***1/2 (out of 5)
December 8, 2004
Wesley Snipes as BLADE
Kris Kristofferson as ABRAHAM WHISTLER
Ryan Reynolds as HANNIBAL KING
Jessica Biel as ABIGALE WHISTLER
Parker Posey as DANICA TALOS
Triple H as JARKO GRIMWOOD
Studio: New Line Cinema
Directed by: David S. Goyer
BY KEVIN CARR
This film marks the directorial debut of the painted screenwriter David S. Goyer, whom I’ve been a fan of for many years. Goyer is the mind behind not only the “Blade” films, but also “Dark City,” one of the most underrated films of the 1990s.
Still, you always have to approach a second sequel with a little trepidation. After all, it’s rare for a sequel to be any good, and “Blade II” was pretty crummy in my book. I do find it odd that now that “Blade Trinity” has come out, critics are suddenly praising “Blade II” in comparison. You won’t get any of that retrospective kindness from me. While I thought the vampire hybrid concept from the second film to be clever, there were too many problems with it.
Some of the sins that were committed in “Blade II” are thankfully absent in the new film. For example, there’s none of that awful CGI fighting characters that so permeated “Blade II.” There’s also a better villain. Oh, he’s not great, but he’s better than the freaky looking king of the vampire hybrids from before. Of course, no one can hold a candle to Stephen Dorff’s portrayal of Deacon Frost in the first film, but what did you expect.
In this film, Blade (Wesley Snipes) is tricked into killing a human on videotape, and soon he becomes public enemy number one. Kris Kristofferson reprises (again!) his role of Whistler, shocking a public who has surely thought he had keeled over by now. But apparently he’s in the “I’m Gonna Live Forever, No Matter How I Look” club with people like Keith Richards and Nick Nolte.
The folks trying to destroy Blade this time around is a group of rogue vampires who have resurrected Dracula (Dominic Purcell), the first vampire, to make a new race that can rule the world.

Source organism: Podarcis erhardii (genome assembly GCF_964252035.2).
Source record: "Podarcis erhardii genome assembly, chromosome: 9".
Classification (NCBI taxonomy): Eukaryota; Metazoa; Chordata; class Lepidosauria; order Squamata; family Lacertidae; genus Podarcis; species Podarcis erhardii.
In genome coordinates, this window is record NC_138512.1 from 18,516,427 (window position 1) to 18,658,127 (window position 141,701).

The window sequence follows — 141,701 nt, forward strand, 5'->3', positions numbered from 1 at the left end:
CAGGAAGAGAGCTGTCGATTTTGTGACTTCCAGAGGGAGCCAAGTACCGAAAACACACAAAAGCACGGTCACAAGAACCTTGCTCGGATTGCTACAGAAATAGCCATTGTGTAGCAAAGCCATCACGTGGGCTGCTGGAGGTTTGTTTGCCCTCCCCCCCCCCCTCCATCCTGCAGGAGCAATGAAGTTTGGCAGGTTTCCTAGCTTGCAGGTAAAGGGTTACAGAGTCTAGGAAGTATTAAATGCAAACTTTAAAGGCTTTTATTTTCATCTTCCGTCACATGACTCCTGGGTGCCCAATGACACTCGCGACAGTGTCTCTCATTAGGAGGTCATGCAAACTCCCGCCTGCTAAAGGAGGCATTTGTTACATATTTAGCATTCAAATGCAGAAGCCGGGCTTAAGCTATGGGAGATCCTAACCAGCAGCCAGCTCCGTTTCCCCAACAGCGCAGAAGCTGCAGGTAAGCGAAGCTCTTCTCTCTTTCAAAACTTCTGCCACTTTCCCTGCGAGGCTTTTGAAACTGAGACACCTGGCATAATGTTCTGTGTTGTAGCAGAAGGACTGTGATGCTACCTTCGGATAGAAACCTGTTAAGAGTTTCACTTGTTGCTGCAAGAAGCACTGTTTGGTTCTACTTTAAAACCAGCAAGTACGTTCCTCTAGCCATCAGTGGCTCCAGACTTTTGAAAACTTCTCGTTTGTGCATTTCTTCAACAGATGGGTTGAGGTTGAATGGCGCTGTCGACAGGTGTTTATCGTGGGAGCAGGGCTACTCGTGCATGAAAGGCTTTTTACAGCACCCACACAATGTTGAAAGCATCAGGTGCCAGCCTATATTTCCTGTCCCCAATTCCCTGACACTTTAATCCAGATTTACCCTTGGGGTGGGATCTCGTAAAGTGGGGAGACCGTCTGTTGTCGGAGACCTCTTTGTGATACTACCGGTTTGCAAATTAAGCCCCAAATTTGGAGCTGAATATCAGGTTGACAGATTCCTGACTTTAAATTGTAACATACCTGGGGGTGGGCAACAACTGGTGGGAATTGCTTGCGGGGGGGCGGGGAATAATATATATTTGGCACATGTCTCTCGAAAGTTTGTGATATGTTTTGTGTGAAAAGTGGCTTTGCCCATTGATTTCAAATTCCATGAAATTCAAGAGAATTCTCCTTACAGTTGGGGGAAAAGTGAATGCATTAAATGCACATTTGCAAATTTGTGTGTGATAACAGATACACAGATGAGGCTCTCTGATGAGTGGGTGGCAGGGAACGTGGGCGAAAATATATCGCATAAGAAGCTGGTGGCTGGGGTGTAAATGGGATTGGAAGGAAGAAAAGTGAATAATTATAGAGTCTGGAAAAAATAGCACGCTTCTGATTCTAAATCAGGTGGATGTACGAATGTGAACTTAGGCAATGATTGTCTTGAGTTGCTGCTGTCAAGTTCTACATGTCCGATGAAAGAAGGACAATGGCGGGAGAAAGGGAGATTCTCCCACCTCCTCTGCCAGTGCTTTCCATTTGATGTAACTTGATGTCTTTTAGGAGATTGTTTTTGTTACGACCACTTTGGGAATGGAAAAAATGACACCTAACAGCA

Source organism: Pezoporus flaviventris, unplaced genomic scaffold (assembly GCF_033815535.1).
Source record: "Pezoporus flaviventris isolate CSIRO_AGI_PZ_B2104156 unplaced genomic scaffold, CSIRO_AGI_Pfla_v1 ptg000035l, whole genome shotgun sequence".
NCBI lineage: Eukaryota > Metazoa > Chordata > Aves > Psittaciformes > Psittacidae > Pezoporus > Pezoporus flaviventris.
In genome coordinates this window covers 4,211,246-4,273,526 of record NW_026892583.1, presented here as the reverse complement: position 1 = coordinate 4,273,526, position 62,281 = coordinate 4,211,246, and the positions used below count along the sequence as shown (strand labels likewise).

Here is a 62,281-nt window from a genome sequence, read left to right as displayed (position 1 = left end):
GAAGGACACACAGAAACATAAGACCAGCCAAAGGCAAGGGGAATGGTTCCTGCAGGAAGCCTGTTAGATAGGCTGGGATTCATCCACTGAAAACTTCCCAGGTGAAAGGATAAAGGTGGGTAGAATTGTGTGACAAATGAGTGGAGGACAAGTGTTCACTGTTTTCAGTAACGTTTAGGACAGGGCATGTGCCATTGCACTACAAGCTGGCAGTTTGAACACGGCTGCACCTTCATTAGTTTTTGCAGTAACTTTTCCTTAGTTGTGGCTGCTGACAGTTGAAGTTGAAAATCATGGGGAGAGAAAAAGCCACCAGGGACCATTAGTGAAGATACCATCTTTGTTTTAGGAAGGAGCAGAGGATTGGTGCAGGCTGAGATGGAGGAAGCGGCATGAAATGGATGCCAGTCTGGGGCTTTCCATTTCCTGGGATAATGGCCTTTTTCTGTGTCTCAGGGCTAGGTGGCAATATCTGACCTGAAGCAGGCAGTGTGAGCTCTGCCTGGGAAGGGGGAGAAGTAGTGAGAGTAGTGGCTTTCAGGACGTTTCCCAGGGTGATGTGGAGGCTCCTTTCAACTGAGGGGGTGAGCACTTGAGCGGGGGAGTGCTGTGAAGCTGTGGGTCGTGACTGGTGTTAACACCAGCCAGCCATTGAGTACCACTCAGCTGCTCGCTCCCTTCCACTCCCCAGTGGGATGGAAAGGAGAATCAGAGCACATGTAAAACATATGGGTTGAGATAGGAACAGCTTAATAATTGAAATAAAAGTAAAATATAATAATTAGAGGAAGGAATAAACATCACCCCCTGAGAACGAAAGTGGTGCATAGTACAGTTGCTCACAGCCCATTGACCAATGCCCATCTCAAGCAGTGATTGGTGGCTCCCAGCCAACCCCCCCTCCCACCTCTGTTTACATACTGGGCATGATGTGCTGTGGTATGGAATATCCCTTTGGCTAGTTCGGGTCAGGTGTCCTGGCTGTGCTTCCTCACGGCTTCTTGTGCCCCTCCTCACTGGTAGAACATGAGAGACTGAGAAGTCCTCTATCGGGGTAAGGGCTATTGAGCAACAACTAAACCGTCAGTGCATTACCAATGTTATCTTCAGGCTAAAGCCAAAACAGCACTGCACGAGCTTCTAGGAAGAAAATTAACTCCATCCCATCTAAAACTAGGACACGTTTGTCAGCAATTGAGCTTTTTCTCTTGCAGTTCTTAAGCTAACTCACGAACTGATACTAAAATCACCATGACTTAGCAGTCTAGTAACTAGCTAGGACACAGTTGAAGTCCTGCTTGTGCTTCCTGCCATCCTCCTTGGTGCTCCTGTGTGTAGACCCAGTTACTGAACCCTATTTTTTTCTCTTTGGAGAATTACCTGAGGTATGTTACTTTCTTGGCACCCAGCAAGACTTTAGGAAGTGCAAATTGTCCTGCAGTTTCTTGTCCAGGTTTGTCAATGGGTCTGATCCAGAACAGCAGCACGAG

Okay, I didn’t say the plot was great. It’s kinda like cough medicine. If you just deal with the fact you have to swallow it, it ain’t bad.
Ultimately, “Blade: Trinity” isn’t as good as the first movie. “Blade” was far from perfect, but it was an excellent blend of vampires and action. This new “Blade” is closer to the action-horror aspect than the atrocious “Blade II.” Still, “Blade: Trinity” is completely different than the first two movies. In comparison to the first, it’s not as good. But compared to “Blade II,” this is actually pretty decent.
It does bring back a little bit of the magic of the first film’s action sequences, although Wesley Snipes’ forced deep voice is a little silly. And while Snipes has a great look for Blade, he needs a decent supporting cast to make things really work. That was missing in “Blade II,” but can be found here – at least to some degree.
Indie film darling Parker Posey plays the lead vampire. Initially, she’s terrible, sending me into flashbacks to “Josie and the Pussycats.” However, as things move on and she’s able to settle in, it’s not bad. Of course, when your competition for top bad guy is Triple H, it’s not much of a contest.
Ryan Reynolds, whom some might recognize from “Van Wilder,” plays Hannibal King, one of the young vampire hunters. I’ll admit that he’s channeling Jason Lee a little too much. Heck, once you throw in the scruffy beard and cocky attitude, he’s practically playing Jason Lee in the film. But where I normally find smart-ass characters like this one to be grating on the nerves, I actually thought he was funny. He has some great one-liners, and his interaction with Parker Posey works very nicely, for what it’s worth.
You can’t look at “Blade: Trinity” as a horror film, or even a straight action film. It’s really more of a comedy than anything else. And while the normally very talented supporting cast (including Natasha Lyonne and Patton Oswalt) is wasted, Jessica Biel as Whistler’s daughter looks much better in tight leather pants than Kris Kristofferson ever did.